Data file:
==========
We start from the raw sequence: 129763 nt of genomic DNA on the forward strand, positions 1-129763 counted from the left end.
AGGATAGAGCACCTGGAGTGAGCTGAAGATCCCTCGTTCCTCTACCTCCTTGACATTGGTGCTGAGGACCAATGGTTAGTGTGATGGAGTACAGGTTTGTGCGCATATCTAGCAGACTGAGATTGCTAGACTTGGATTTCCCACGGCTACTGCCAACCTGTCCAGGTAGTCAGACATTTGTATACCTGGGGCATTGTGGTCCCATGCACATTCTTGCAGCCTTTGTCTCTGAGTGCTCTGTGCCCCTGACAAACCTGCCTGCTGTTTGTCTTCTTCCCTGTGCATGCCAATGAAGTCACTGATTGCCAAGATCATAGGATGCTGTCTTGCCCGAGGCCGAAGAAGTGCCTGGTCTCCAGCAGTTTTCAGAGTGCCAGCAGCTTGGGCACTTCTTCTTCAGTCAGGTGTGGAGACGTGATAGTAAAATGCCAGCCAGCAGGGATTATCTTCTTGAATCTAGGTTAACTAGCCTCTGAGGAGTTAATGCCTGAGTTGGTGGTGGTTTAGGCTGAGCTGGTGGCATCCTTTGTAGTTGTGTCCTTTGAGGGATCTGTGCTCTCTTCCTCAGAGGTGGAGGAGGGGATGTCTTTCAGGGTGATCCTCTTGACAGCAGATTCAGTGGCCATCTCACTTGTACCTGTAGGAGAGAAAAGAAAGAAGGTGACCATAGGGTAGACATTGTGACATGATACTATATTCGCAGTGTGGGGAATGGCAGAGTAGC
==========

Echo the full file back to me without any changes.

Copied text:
We start from the raw sequence: 129763 nt of genomic DNA on the forward strand, positions 1-129763 counted from the left end.
AGGATAGAGCACCTGGAGTGAGCTGAAGATCCCTCGTTCCTCTACCTCCTTGACATTGGTGCTGAGGACCAATGGTTAGTGTGATGGAGTACAGGTTTGTGCGCATATCTAGCAGACTGAGATTGCTAGACTTGGATTTCCCACGGCTACTGCCAACCTGTCCAGGTAGTCAGACATTTGTATACCTGGGGCATTGTGGTCCCATGCACATTCTTGCAGCCTTTGTCTCTGAGTGCTCTGTGCCCCTGACAAACCTGCCTGCTGTTTGTCTTCTTCCCTGTGCATGCCAATGAAGTCACTGATTGCCAAGATCATAGGATGCTGTCTTGCCCGAGGCCGAAGAAGTGCCTGGTCTCCAGCAGTTTTCAGAGTGCCAGCAGCTTGGGCACTTCTTCTTCAGTCAGGTGTGGAGACGTGATAGTAAAATGCCAGCCAGCAGGGATTATCTTCTTGAATCTAGGTTAACTAGCCTCTGAGGAGTTAATGCCTGAGTTGGTGGTGGTTTAGGCTGAGCTGGTGGCATCCTTTGTAGTTGTGTCCTTTGAGGGATCTGTGCTCTCTTCCTCAGAGGTGGAGGAGGGGATGTCTTTCAGGGTGATCCTCTTGACAGCAGATTCAGTGGCCATCTCACTTGTACCTGTAGGAGAGAAAAGAAAGAAGGTGACCATAGGGTAGACATTGTGACATGATACTATATTCGCAGTGTGGGGAATGGCAGAGTAGC